Location

La Jolla, CA

Start Date

1-1-1983 12:00 AM

Description

A computer based acoustic model has been developed for the NDE of multilayered structures [1]. The model is applicable for normal or off-normal incident excitation, with receiver in pulse-echo, pitch-catch or in array mode. The model can simulate the observed signal for arbitrary frequency response of the transmitting and receiving transducer. In addition, the model considers attenuation and mode conversion effects in each layer in predicting the ultrasonic response.

While earlier works [2,3,4] considered normal incidence and non attenuative media, the current model’s capabilities have been expanded to include off-normal incident angles and the attendant mode conversions created with this inspection configuration. Another feature included in this model is provision for attenuation within each layer. It can be modeled as constant over all frequencies or as a frequency dependent quantity, such as a constant “0” model. Common materials such as aluminum, stainless steel, rubber and biological tissues exhibit this property.

The paper will focus on model development and discuss results obtained for a bronze-rubber multilayer structure.

Book Title

Review of Progress in Quantitative Nondestructive Evaluation

Volume

2B

Chapter

Section 24: Fiber Reinforced Polymeric Composites

Pages

1679-1696

DOI

10.1007/978-1-4613-3706-5_112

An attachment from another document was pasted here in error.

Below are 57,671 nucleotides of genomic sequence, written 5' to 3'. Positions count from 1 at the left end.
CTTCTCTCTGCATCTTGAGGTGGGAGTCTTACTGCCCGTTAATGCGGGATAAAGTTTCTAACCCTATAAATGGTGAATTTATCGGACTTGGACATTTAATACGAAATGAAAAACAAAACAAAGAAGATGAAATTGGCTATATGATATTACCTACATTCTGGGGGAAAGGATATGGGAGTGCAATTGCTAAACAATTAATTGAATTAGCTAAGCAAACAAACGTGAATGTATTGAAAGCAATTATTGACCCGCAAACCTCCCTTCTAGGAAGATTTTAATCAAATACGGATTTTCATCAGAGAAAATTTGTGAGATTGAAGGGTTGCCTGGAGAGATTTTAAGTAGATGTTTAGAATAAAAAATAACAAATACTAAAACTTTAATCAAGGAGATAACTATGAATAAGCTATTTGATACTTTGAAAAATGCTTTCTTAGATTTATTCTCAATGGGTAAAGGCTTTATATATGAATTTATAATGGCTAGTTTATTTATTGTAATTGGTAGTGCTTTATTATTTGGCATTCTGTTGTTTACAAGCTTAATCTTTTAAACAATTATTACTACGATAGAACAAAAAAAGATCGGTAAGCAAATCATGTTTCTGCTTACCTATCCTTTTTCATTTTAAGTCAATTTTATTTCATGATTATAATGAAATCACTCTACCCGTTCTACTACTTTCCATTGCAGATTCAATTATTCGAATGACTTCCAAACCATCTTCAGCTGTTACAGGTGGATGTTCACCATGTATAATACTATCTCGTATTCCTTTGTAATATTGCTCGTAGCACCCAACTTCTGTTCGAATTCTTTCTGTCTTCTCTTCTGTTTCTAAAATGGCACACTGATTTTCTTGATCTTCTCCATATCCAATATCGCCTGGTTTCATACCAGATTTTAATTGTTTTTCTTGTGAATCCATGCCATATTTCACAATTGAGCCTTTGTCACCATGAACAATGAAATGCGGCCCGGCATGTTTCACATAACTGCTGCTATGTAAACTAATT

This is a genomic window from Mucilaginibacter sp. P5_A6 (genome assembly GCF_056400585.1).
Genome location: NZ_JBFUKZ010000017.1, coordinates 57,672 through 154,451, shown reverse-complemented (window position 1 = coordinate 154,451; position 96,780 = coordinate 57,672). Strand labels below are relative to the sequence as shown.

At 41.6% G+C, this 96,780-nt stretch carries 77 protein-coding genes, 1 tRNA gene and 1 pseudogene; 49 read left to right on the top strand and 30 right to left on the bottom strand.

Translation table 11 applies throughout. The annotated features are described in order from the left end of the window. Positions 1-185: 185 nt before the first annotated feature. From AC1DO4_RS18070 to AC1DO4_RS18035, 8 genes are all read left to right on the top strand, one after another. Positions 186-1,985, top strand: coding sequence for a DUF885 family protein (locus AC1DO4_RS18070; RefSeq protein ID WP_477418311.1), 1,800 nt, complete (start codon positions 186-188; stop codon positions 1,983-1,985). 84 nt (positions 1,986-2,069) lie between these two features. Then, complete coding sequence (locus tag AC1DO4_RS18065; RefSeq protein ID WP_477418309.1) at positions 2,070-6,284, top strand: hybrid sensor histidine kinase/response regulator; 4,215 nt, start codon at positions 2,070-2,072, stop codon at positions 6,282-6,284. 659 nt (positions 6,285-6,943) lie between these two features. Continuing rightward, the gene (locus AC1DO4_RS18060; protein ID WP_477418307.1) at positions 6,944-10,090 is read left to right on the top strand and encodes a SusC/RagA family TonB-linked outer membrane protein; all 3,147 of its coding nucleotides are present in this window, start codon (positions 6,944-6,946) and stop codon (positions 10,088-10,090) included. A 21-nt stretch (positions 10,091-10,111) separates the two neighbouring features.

Language

en

File Format

application/pdf

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Jan 1st, 12:00 AM

Development of an Acoustic Model for Multilayered NDE

La Jolla, CA

A computer based acoustic model has been developed for the NDE of multilayered structures [1]. The model is applicable for normal or off-normal incident excitation, with receiver in pulse-echo, pitch-catch or in array mode. The model can simulate the observed signal for arbitrary frequency response of the transmitting and receiving transducer. In addition, the model considers attenuation and mode conversion effects in each layer in predicting the ultrasonic response.

While earlier works [2,3,4] considered normal incidence and non attenuative media, the current model’s capabilities have been expanded to include off-normal incident angles and the attendant mode conversions created with this inspection configuration. Another feature included in this model is provision for attenuation within each layer. It can be modeled as constant over all frequencies or as a frequency dependent quantity, such as a constant “0” model. Common materials such as aluminum, stainless steel, rubber and biological tissues exhibit this property.

The paper will focus on model development and discuss results obtained for a bronze-rubber multilayer structure.